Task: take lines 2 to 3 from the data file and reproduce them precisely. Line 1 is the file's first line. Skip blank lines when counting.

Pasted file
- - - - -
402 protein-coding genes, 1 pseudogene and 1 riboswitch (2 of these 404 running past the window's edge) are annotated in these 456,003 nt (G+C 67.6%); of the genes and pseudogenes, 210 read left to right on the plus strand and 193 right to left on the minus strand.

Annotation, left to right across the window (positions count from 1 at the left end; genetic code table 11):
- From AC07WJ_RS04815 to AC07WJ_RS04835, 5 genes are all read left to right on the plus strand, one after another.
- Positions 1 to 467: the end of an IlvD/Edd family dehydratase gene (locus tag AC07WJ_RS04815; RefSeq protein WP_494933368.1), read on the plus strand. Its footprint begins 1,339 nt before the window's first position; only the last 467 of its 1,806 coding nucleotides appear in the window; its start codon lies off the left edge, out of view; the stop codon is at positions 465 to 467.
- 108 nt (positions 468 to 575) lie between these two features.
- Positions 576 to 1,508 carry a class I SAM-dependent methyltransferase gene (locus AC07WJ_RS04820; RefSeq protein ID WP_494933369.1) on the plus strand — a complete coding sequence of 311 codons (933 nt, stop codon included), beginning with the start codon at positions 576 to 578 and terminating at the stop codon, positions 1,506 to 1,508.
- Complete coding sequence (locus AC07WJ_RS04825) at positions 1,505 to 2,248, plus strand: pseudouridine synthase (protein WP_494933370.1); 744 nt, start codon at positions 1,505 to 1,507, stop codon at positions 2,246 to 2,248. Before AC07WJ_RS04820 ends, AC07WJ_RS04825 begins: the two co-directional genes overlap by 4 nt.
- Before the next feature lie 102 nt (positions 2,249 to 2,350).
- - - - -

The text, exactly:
Annotation, left to right across the window (positions count from 1 at the left end; genetic code table 11):
- From AC07WJ_RS04815 to AC07WJ_RS04835, 5 genes are all read left to right on the plus strand, one after another.